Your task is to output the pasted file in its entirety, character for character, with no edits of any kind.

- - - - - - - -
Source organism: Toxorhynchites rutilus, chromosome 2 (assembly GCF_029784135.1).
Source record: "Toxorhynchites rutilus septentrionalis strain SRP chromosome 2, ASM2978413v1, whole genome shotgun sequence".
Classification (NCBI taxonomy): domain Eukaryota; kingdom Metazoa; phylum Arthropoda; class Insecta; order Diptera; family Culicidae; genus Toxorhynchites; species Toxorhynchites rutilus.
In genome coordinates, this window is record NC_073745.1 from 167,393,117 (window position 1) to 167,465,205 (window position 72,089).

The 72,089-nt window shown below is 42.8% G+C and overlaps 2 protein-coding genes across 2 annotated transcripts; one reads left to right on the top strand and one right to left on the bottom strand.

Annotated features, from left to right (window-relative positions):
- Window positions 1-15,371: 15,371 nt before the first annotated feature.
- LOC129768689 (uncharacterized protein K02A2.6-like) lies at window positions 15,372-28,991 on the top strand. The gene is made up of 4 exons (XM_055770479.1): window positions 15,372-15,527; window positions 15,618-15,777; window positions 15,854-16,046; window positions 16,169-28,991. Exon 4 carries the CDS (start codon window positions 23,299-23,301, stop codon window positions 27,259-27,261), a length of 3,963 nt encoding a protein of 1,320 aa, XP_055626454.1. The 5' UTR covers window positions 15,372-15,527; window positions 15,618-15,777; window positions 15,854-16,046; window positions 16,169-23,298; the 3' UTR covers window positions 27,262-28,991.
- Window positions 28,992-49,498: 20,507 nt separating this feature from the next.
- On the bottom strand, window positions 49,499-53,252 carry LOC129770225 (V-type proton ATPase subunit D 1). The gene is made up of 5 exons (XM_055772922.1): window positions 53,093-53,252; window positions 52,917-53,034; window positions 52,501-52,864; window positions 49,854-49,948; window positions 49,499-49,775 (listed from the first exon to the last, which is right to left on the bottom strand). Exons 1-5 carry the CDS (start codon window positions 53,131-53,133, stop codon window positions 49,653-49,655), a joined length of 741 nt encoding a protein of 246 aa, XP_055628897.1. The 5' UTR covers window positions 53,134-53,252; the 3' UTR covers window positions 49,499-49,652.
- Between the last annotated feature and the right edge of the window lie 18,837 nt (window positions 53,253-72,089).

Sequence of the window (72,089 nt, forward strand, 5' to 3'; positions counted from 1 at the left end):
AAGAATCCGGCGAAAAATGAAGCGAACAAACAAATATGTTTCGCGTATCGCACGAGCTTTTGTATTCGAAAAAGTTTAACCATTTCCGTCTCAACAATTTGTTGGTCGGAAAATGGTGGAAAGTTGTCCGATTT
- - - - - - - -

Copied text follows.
Source organism: Toxorhynchites rutilus, chromosome 2 (assembly GCF_029784135.1).
Source record: "Toxorhynchites rutilus septentrionalis strain SRP chromosome 2, ASM2978413v1, whole genome shotgun sequence".
Classification (NCBI taxonomy): domain Eukaryota; kingdom Metazoa; phylum Arthropoda; class Insecta; order Diptera; family Culicidae; genus Toxorhynchites; species Toxorhynchites rutilus.
In genome coordinates, this window is record NC_073745.1 from 167,393,117 (window position 1) to 167,465,205 (window position 72,089).

The 72,089-nt window shown below is 42.8% G+C and overlaps 2 protein-coding genes across 2 annotated transcripts; one reads left to right on the top strand and one right to left on the bottom strand.

Annotated features, from left to right (window-relative positions):
- Window positions 1-15,371: 15,371 nt before the first annotated feature.
- LOC129768689 (uncharacterized protein K02A2.6-like) lies at window positions 15,372-28,991 on the top strand. The gene is made up of 4 exons (XM_055770479.1): window positions 15,372-15,527; window positions 15,618-15,777; window positions 15,854-16,046; window positions 16,169-28,991. Exon 4 carries the CDS (start codon window positions 23,299-23,301, stop codon window positions 27,259-27,261), a length of 3,963 nt encoding a protein of 1,320 aa, XP_055626454.1. The 5' UTR covers window positions 15,372-15,527; window positions 15,618-15,777; window positions 15,854-16,046; window positions 16,169-23,298; the 3' UTR covers window positions 27,262-28,991.
- Window positions 28,992-49,498: 20,507 nt separating this feature from the next.
- On the bottom strand, window positions 49,499-53,252 carry LOC129770225 (V-type proton ATPase subunit D 1). The gene is made up of 5 exons (XM_055772922.1): window positions 53,093-53,252; window positions 52,917-53,034; window positions 52,501-52,864; window positions 49,854-49,948; window positions 49,499-49,775 (listed from the first exon to the last, which is right to left on the bottom strand). Exons 1-5 carry the CDS (start codon window positions 53,131-53,133, stop codon window positions 49,653-49,655), a joined length of 741 nt encoding a protein of 246 aa, XP_055628897.1. The 5' UTR covers window positions 53,134-53,252; the 3' UTR covers window positions 49,499-49,652.
- Between the last annotated feature and the right edge of the window lie 18,837 nt (window positions 53,253-72,089).

Sequence of the window (72,089 nt, forward strand, 5' to 3'; positions counted from 1 at the left end):
AAGAATCCGGCGAAAAATGAAGCGAACAAACAAATATGTTTCGCGTATCGCACGAGCTTTTGTATTCGAAAAAGTTTAACCATTTCCGTCTCAACAATTTGTTGGTCGGAAAATGGTGGAAAGTTGTCCGATTT